Sue Wells – The New Canterbury Tales

May 31, 2011

Is only the good news the news that’s fit to print? #eqnz #chch

In the last three days, my blog has had over 6,000 hits.

The attention has been generated not by the heart of what it was about, which was the thought process going into land retreat decisions, and the reasons why that has slowed – it was attracted by a couple of statistics which have caused great debate in our community.

The debate has been about whether the statistics should have been released or not, and if so, by whom.

The blog was reported on the front page of the Press in print, on its website, on the front page of the Herald, led the news on TV1, made it to RNZ, TV3, and I also fielded calls from a number of other stations. I referred them all to Roger Sutton and to the Minister – the media were all interested in their figures, and I had no desire to be used a piece of local colour to pad out stories on a slow news day.

Comments from people who have actually read my blog have been largely but not universally supportive.

People who only heard about it, particularly with TV One’s coverage, have been much less complimentary.

Phone calls to my home (six in total) have ranged from completely in support (reader) to “you’re an effing maggot for terrifying my children” (tv one viewer) and touched all the bases in between.

Feedback on the “retreat” part of the blog has been almost universally positive, and shared with wide numbers of people and groups. The closest to a negative is “not specific enough” or “vague”.  As I’m just sharing the information I can’t do much about that.(My writing style also attracted some negatives but the bad news is – it is how it is and it’s not changing. Sorry.)

Feedback on whether or not I should have put those figures in my blog at all is much more mixed. Those in the yes camp were just glad to have them out there. Those against either didn’t want to know or thought I was overstepping my role. One or two thought like mother always said – if you can’t say something nice, you should say anything at all.

In my opinion one of the biggest issues facing the city going forward is how the Council, CERA, and the Crown handle information. In my opinion, it’s neither reasonable nor sensible to expect information to sit politely in a back room awaiting a nicely news release typed by diligent communications professionals.

Whether those in the know like it or not, this is the first major natural disaster in the world which is being reported as much by social media as it is by the old school systems, and the time frame on them is completely different.

We saw it all over Facebook after September, the chatter every time an aftershock rocked us. (One did just then  – a tiddler – about a 3.7 I’m guessing, which is what we all did.) We saw Rise Up Christchurch spring up. We saw the twitterverse fly into action. Bloggers have emerged all over the place. All of us have information and experiences, and if the information is public – it’s going to get out there.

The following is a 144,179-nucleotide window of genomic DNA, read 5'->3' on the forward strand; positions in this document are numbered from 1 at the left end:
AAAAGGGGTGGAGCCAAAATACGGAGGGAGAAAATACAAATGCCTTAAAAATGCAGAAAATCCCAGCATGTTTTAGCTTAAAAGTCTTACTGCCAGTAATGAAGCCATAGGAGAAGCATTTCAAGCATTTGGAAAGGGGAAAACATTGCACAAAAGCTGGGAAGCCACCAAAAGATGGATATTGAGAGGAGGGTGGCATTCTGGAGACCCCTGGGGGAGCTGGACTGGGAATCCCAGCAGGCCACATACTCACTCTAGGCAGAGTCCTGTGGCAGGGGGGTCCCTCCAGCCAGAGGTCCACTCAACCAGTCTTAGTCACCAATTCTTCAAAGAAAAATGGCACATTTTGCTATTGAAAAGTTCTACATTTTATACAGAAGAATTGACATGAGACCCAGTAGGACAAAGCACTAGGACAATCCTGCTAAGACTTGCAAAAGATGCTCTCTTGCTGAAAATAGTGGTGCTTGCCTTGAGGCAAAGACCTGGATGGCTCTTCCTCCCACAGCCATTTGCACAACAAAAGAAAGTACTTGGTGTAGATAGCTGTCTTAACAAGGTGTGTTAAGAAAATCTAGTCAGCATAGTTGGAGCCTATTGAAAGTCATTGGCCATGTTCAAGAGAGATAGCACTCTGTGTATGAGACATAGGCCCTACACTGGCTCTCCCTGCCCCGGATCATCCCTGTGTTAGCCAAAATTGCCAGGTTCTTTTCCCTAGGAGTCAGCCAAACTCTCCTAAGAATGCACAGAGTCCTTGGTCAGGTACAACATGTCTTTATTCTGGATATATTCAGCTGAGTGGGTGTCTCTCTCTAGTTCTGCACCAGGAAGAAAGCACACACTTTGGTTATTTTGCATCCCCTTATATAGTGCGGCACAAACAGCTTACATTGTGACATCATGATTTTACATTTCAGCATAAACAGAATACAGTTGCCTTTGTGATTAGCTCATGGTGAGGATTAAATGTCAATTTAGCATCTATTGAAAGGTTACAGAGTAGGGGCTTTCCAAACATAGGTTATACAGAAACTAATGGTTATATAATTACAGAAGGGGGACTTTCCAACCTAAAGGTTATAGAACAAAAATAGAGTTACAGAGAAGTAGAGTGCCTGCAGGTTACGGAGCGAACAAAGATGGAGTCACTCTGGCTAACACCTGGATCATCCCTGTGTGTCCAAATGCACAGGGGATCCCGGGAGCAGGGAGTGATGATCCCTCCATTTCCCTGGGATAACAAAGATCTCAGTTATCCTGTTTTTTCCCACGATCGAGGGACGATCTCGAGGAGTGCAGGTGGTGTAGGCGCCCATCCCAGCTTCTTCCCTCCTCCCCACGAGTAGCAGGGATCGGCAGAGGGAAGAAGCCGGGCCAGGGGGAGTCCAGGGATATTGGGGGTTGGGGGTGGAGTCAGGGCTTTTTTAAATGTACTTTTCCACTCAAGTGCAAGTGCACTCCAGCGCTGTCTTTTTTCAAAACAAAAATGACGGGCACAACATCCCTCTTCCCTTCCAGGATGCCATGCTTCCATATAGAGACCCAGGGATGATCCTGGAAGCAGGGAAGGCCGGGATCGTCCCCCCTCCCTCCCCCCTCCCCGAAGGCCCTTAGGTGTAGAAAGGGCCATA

People’s expectations about the level of available information are also completely different. Google has changed our world. Links and attribution are non-negotiable.

One of the clear messages I have picked up over the last few days is “even if there’s nothing new to tell us – please tell us there’s nothing new to tell us, or we think information is being withheld.”

Another opinion I am beginning to form is that we have all been barraged with so much information that we forget what we knew, or it misses us completely. People who aren’t from here may not grasp just how hard it is to assimilate complicated information when you are still living through a trauma of  this type.

It’s not just the aftershocks that do your head in. It’s the personal stresses of dealing with broken houses, broken homes, broken families, the EQC circuit. Today I had two separate conversations where people have told me their spouse is reducing their work hours just to attempt to progress their EQC claim.

In the middle of that we are consulting on the future planning for our city – which is great, and we need to be doing that, we need to be moving forward – and we are doing that as people are starting to hit the really hard part, where they have simply run out of puff.

I spoke at length to day with a woman who rang me very upset at what I’d written. She just didn’t want to hear that there might be more aftershocks because she has nobody who is supporting her. She is very traumatised by everything that has happened, and her friends, in her opinion, find her anxiety tiresome. She feels a burden. She has stopped talking to them. She’s had enough of Christchurch now, if it isn’t over. She wants to move on.

Now is the time when we who can need to look around us and reach out even more into our community and into our social circles. We need to be looking to support the people who really need us. We also need to be accepting of people whose circumstances make it the right choice for them to go away for a while.